5. Out of curiosity you pull out the rag shoved into the suction line - the amber puddle on the floor suddenly becomes bigger. You think: “what a f***ing big suction line that is” which also means that you fully understand it's an open loop pump. After that you notice the pumps brand and model. You partially disassemble the control and are curious to know how it works, you also notice that there's a stuck spool in it. When you ask your supervisor about it, he says you shouldn't have tampered with such a delicate thing and looks at you as if you had betrayed all that's saint to him. You sigh. The complete rotary group is replaced. As you feel sorry for the client you get the spool unstuck, though you don't understand what it is there for. If your hair isn't grey yet, it's going to get grey pretty soon. When you get home you take your notes with you and look for information about the pump online.
6. You have enough experience to evaluate the pump's condition and your opinion most of the times coincides with that of your supervisor's. However you would question some of the opinions you hear, as they sometimes don't make sense to you. Both you and the foreman find the stuck spool. He tells you it's some kind of crazy Japanese control. You are pretty sure its something else (let him save the face and listen politely). Both of you agree that the stuck spool is the problem that had brought this pump to the shop. The pump still gets a new rotary group as commission's commission and the client has deep pockets. The foreman's hair is still Grey because of the Nº3 and Nº4.
7. You don't work at any shop but own hydraulics machinery. After having read the above you start to doubt if the recent 5k eur excavator pump overhaul was really so necessary...
If you chose:
1. This site is absolutely not for you. Consider getting a good medical insurance though...
2. Someday you might hurt yourself or others. Use a crash helmet at all times. The rest is the same as No3.
3. Your case is very severe, but there's hope. You lack basics. Try reading one article, if it's all Greek to you then learn basics first, get some shop experience and invest in self-education. Don't waste your time here otherwise.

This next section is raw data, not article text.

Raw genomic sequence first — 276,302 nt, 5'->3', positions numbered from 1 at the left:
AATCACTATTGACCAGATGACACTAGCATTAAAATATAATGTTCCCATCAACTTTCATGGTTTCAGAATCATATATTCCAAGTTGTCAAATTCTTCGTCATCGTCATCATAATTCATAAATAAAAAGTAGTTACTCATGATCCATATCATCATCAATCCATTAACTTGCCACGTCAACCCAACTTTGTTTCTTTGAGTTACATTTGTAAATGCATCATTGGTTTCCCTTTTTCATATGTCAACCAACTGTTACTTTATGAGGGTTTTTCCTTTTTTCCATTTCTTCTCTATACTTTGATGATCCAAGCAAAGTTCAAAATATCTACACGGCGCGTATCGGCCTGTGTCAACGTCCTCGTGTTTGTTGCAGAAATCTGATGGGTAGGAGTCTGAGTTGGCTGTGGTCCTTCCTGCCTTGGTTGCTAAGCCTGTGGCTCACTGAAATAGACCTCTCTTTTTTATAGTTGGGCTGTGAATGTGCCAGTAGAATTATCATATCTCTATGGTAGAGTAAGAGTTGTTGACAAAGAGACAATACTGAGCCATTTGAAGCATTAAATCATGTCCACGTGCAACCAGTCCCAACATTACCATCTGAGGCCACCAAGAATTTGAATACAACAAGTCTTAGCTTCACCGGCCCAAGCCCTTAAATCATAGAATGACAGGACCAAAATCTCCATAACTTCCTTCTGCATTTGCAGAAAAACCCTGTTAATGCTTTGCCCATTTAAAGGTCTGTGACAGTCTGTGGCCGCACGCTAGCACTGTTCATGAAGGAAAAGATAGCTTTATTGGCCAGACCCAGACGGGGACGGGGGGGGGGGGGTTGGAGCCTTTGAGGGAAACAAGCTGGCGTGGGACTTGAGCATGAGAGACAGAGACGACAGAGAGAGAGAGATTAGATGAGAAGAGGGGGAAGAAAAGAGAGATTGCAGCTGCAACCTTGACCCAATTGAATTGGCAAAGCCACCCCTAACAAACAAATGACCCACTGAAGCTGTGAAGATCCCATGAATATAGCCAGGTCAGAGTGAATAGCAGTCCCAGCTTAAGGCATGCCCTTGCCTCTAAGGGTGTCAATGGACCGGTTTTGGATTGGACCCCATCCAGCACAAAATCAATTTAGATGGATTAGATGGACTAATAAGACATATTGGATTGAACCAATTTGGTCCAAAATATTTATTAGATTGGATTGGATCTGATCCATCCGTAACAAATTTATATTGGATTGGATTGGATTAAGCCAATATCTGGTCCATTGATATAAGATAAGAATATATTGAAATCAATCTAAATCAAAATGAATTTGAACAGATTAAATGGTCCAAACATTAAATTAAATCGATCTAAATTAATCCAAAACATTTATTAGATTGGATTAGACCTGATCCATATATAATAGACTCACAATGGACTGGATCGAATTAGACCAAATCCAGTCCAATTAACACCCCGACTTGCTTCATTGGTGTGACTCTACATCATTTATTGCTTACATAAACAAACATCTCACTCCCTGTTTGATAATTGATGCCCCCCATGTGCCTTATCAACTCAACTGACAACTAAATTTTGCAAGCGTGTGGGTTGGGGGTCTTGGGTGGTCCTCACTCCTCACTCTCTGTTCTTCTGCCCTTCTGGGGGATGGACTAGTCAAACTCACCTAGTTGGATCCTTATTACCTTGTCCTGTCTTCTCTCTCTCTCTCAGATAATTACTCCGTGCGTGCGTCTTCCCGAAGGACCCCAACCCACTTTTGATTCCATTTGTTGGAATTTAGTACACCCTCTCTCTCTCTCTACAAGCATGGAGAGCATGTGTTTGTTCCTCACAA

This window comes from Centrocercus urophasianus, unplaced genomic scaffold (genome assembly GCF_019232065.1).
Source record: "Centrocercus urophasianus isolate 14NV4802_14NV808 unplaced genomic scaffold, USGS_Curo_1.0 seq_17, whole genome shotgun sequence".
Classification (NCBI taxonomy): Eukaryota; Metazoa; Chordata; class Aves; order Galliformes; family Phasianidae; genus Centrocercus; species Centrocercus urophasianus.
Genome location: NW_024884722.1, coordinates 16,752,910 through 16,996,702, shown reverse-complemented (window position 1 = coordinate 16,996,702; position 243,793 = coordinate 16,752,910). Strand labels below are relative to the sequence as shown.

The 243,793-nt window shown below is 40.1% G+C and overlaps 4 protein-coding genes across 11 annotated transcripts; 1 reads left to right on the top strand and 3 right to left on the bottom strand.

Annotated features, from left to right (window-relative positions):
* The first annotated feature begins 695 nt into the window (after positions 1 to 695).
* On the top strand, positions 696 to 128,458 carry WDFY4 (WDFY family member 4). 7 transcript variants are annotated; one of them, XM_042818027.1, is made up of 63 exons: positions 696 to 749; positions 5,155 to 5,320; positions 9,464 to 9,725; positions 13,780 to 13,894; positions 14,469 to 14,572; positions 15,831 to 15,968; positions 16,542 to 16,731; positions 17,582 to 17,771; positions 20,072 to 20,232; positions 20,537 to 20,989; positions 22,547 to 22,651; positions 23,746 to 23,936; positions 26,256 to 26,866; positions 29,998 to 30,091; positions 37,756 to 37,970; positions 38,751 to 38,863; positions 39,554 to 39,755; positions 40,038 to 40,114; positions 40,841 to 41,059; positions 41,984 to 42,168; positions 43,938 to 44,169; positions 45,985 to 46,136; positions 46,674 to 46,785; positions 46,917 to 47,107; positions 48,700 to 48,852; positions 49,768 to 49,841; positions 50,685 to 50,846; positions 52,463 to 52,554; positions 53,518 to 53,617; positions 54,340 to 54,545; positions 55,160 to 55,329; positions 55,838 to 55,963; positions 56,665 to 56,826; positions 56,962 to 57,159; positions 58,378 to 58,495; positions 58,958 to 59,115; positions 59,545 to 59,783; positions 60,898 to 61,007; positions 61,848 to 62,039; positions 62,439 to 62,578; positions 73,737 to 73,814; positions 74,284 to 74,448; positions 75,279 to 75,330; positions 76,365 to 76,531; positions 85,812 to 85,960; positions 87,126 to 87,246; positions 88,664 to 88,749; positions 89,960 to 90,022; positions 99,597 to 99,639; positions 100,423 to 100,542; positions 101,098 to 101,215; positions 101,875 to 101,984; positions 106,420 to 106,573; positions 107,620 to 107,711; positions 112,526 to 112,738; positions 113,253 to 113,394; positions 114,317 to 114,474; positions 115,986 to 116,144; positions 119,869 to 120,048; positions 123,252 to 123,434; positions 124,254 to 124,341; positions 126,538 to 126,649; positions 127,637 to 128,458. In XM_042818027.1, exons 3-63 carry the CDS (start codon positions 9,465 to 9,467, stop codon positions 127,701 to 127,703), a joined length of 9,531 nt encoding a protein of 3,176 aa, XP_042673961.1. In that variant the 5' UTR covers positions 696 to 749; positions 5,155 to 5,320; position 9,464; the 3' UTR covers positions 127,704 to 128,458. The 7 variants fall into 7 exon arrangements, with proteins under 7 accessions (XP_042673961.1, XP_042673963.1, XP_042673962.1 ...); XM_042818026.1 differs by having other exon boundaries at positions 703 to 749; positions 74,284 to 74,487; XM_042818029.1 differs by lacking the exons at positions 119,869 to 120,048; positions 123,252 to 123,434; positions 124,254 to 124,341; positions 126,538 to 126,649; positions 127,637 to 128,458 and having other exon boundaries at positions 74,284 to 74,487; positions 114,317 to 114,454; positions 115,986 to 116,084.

4. "Fast and Furious" is your favorite movie. Congratulations! The rest is the same as No3.
5. Typical case of "mentally challenged" boss vs smart employee. You probably do lots of overtime. Read and learn, man, the world will be ours!!!
6. Typical case of smart but constantly busy boss vs smart employee. Leave the bossing for the boss and the technical part for yourself, at least for now. Definitely will find something interesting here. If you're smart enough you'll eventually become your own boss.
7. Yeah, about that overhaul... It probably was necessary, but most likely it could have cost less... But if you have read so far, you are curious to the point that you might actually find something interesting here and eventually learn how to save a buck or two in the future.
Now, joking aside, the anecdote above serves two purposes:
a) it gives you an idea of what to expect from this blog's "less formal" writing style and
b) it underlines the fact that you must have basic industrial hydraulics knowledge and experience to be able to fully appreciate the articles.
If you still can not relate to hydraulic workshop environment, but have read so far, you are either a studying theoretician who is digging for information on oil hydraulics, which leaves you a remote but real chance to find something useful here, or you are not reading this right now.